Virtual Reality-based Dual-task Exercise in Vestibular Hypofunction Patients

2018-05-31 21:41:11 | BioPortfolio


The aim is to assess the effects of virtual reality-based intervention on vestibular functions in in patients with chronic peripheral unilateral vestibular hypofunction.


In a close interplay of sensory and motor functions, the brain constantly evaluates intrinsic and extrinsic movements, creating an inner - always subjective - representation of the stability. If there is an acute or chronic imbalance ("mismatch"), a multisensory misperception can occur. This is perceived subjectively as dizziness. Dizziness is the third most common neurological cause of an emergency with 11-13% after headache and stroke.

The central vestibular system is often involved in dizziness. The organ is part of the inner ear and is located in the petrous bone. It consist of macula organs, which are responsible for the detection of linear accelerations, and semicircular canals, which perceive the head velocity. Furthermore, the central vestibular system provides ocular muscles and the spinal cord with output, in order to control three reflexes. The vestibulo-ocular reflex (VOR) is responsible for a clear vision while the head is rotating, whereas the vestibulo-collic reflex (VCR) innervates the neck musculature in order to fix the head. The purpose of the vestibulo-spinal reflex (VSR) is the stabilization of the body by compensatory movements. In terms of restoring vestibular functioning, compensation can be classified into adaptation, substitution and habituation. Adaptation enhances the VOR, which is equivalent to restoration. Substitution is distinguished in literature between sensory and behavioral, in which the sensorial substitution transfers the importance given to proprioceptive and visual inputs and the behavioral substitution refers to avoidance strategies e.g. immobilization, increased blink reflex and prevention of head rotations. Habituation on the other hand, accustoms the affected person to a conflicting situation, in order that the response of the VOR is avoided.

So far, it is known that previous conventional vestibular rehabilitation is effective for age-related vestibular loss. By improving vestibular function, the vestibular rehabilitation therapy aims to improve balance and neuromuscular coordination, minimize falls and decrease the feeling of dizziness.

However, new advances in technology have been made which generate additional methods for an effective therapy; exercise and videogaming, in short, exergaming. Successful use of virtual reality in rehabilitation of vestibular patients has previously been implemented. Further, recent evidence has examined the effects of exergaming in healthy dwellers on vestibular function. There was a significant reduction found in the dynamic visual acuity (DVA) after an eight-session exergame training (in total 160 minutes).

To date, the effects on vestibulo-ocular reflex of exergames in patients with chronic peripheral vestibular hypofunction have not been systematically explored. Moreover, very little is known about the effects of exergaming includes exercises requiring head turns on vestibular function in this patients. Furthermore, exergaming could become a new tool to improve DVA and dizziness and increase the training intensity without requiring many therapists, which in turn reduces health costs. In addition, patients with dizziness are severely affected by their disease. They will welcome new, efficient and motivating forms of therapy.Finally, the main aim is to assess the effects of virtual reality-based intervention with dividat "senso" on vestibular functions in patients with chronic peripheral unilateral vestibular hypofunction.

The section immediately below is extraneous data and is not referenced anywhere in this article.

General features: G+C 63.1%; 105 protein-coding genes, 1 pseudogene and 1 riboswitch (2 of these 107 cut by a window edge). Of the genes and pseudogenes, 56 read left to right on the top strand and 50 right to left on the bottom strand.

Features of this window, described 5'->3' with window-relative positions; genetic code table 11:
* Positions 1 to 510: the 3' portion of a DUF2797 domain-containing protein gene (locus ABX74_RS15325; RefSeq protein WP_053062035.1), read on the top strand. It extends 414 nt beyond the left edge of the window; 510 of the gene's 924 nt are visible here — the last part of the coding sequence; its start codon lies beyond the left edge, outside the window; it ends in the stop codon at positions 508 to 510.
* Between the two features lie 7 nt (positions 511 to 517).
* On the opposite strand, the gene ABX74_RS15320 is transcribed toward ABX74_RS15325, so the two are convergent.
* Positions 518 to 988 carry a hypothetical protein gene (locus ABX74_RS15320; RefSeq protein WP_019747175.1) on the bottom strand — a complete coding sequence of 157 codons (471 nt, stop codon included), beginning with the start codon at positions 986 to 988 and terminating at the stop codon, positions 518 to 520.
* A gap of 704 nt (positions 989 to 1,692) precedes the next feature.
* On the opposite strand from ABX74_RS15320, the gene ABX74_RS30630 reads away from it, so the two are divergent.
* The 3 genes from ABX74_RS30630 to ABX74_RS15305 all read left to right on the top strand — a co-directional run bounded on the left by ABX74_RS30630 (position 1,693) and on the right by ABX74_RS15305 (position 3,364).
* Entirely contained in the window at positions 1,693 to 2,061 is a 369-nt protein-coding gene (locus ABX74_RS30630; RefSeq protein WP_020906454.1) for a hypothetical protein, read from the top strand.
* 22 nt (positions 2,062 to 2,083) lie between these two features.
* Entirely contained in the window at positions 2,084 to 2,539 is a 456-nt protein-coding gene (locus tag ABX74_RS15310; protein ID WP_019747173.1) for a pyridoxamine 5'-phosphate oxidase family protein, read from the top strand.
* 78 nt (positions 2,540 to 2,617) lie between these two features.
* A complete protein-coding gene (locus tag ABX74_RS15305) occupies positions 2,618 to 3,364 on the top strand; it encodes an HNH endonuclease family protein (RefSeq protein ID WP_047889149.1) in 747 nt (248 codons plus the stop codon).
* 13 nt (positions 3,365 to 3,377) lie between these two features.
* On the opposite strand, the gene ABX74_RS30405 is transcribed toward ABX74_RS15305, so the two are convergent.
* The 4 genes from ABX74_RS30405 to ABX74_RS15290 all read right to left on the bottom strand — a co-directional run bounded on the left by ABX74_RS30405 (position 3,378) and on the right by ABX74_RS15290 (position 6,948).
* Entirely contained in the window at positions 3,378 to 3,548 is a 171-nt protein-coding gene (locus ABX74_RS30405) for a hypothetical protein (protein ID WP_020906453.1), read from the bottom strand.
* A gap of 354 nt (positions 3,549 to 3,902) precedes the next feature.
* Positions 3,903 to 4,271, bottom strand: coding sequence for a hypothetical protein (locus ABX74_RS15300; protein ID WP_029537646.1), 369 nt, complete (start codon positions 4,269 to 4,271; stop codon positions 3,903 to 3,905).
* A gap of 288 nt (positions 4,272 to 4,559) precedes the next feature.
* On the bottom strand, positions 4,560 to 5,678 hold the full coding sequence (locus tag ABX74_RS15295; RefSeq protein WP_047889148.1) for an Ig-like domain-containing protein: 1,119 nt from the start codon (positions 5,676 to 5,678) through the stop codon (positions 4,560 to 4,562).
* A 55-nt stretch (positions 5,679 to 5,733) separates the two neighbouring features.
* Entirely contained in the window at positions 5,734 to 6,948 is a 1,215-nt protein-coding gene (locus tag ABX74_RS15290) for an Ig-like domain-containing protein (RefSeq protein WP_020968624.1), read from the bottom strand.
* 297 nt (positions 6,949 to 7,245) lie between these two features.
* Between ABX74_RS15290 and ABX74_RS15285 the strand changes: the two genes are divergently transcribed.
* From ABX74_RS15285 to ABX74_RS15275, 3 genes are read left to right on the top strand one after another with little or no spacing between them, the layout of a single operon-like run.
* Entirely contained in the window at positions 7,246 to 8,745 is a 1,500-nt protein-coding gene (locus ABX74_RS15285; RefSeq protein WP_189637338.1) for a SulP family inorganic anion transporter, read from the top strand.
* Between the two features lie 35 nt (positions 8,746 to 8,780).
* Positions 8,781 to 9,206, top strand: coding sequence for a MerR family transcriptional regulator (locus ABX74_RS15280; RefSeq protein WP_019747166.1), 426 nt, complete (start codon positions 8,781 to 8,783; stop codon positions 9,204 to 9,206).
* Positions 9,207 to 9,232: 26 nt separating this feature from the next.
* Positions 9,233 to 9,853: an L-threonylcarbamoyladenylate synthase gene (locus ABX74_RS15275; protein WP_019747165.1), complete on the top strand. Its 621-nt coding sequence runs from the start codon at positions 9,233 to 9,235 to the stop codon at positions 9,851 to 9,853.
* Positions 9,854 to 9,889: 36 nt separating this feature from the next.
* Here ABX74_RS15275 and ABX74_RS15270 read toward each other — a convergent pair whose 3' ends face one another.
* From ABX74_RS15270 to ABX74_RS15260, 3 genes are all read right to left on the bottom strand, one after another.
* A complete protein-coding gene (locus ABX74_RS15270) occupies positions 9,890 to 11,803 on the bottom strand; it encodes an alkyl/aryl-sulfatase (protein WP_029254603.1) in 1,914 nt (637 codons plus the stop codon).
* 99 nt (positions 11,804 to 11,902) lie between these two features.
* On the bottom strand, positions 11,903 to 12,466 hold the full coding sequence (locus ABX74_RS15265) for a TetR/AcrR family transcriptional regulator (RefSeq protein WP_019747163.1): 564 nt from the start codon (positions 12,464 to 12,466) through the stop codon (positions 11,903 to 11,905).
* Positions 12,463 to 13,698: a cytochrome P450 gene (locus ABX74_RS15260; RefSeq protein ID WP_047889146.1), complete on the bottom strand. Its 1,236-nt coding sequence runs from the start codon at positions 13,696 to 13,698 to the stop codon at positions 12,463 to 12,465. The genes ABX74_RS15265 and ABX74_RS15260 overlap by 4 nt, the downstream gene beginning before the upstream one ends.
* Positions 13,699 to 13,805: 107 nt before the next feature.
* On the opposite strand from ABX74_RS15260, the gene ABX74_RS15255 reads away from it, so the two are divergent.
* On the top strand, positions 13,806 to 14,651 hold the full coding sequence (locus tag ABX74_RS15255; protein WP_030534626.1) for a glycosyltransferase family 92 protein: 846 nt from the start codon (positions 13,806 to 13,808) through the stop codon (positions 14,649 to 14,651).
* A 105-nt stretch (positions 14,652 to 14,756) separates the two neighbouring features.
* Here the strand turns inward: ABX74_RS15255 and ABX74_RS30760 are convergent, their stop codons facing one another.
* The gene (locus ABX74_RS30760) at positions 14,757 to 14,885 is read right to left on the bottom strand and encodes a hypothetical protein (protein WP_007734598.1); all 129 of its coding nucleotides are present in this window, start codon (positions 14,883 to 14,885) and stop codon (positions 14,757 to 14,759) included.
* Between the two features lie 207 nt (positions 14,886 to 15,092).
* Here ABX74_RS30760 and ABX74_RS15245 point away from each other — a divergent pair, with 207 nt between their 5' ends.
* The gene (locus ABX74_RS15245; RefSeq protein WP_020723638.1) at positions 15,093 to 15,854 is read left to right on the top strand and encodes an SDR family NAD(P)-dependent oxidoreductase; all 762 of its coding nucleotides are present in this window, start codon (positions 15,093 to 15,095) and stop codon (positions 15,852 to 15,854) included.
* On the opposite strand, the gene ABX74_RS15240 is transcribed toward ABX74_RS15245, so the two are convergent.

Study Design


Vestibular Diseases




University Hospital Zurich, Directorate of Research and Education, Physiotherapy & Occupational Therapy Research


Not yet recruiting


University of Zurich

Results (where available)

View Results


Published on BioPortfolio: 2018-05-31T21:41:11-0400

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Pathological processes of the VESTIBULAR LABYRINTH which contains part of the balancing apparatus. Patients with vestibular diseases show instability and are at risk of frequent falls.

The vestibular part of the 8th cranial nerve (VESTIBULOCOCHLEAR NERVE). The vestibular nerve fibers arise from neurons of Scarpa's ganglion and project peripherally to vestibular hair cells and centrally to the VESTIBULAR NUCLEI of the BRAIN STEM. These fibers mediate the sense of balance and head position.

Vestibular nucleus lying immediately superior to the inferior vestibular nucleus and composed of large multipolar nerve cells. Its upper end becomes continuous with the superior vestibular nucleus. (From Dorland, 28th ed)

Pathological processes of the VESTIBULOCOCHLEAR NERVE, including the branches of COCHLEAR NERVE and VESTIBULAR NERVE. Common examples are VESTIBULAR NEURITIS, cochlear neuritis, and ACOUSTIC NEUROMA. Clinical signs are varying degree of HEARING LOSS; VERTIGO; and TINNITUS.

The 8th cranial nerve. The vestibulocochlear nerve has a cochlear part (COCHLEAR NERVE) which is concerned with hearing and a vestibular part (VESTIBULAR NERVE) which mediates the sense of balance and head position. The fibers of the cochlear nerve originate from neurons of the SPIRAL GANGLION and project to the cochlear nuclei (COCHLEAR NUCLEUS). The fibers of the vestibular nerve arise from neurons of Scarpa's ganglion and project to the VESTIBULAR NUCLEI.

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